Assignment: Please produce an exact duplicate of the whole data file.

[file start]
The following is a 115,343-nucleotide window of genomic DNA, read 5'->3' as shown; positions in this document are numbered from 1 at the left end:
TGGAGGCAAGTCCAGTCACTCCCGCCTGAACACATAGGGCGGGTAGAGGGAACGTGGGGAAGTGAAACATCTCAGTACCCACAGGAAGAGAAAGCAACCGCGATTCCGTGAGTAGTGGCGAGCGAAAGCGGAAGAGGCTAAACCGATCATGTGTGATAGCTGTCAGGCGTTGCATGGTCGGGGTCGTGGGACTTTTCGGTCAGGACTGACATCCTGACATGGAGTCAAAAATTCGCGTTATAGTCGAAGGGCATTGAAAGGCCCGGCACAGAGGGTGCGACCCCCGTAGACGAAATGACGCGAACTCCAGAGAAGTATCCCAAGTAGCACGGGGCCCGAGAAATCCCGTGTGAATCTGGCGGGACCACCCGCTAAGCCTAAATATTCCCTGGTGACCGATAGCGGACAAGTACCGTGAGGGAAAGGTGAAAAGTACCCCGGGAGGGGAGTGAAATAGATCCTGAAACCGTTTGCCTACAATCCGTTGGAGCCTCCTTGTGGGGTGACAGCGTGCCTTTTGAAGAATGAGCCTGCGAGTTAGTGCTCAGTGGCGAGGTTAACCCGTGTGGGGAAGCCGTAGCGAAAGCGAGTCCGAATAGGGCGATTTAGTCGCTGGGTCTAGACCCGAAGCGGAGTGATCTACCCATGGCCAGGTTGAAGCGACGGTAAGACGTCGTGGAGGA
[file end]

The following is a 115,343-nucleotide window of genomic DNA, read 5'->3' as shown; positions in this document are numbered from 1 at the left end:
TGGAGGCAAGTCCAGTCACTCCCGCCTGAACACATAGGGCGGGTAGAGGGAACGTGGGGAAGTGAAACATCTCAGTACCCACAGGAAGAGAAAGCAACCGCGATTCCGTGAGTAGTGGCGAGCGAAAGCGGAAGAGGCTAAACCGATCATGTGTGATAGCTGTCAGGCGTTGCATGGTCGGGGTCGTGGGACTTTTCGGTCAGGACTGACATCCTGACATGGAGTCAAAAATTCGCGTTATAGTCGAAGGGCATTGAAAGGCCCGGCACAGAGGGTGCGACCCCCGTAGACGAAATGACGCGAACTCCAGAGAAGTATCCCAAGTAGCACGGGGCCCGAGAAATCCCGTGTGAATCTGGCGGGACCACCCGCTAAGCCTAAATATTCCCTGGTGACCGATAGCGGACAAGTACCGTGAGGGAAAGGTGAAAAGTACCCCGGGAGGGGAGTGAAATAGATCCTGAAACCGTTTGCCTACAATCCGTTGGAGCCTCCTTGTGGGGTGACAGCGTGCCTTTTGAAGAATGAGCCTGCGAGTTAGTGCTCAGTGGCGAGGTTAACCCGTGTGGGGAAGCCGTAGCGAAAGCGAGTCCGAATAGGGCGATTTAGTCGCTGGGTCTAGACCCGAAGCGGAGTGATCTACCCATGGCCAGGTTGAAGCGACGGTAAGACGTCGTGGAGGA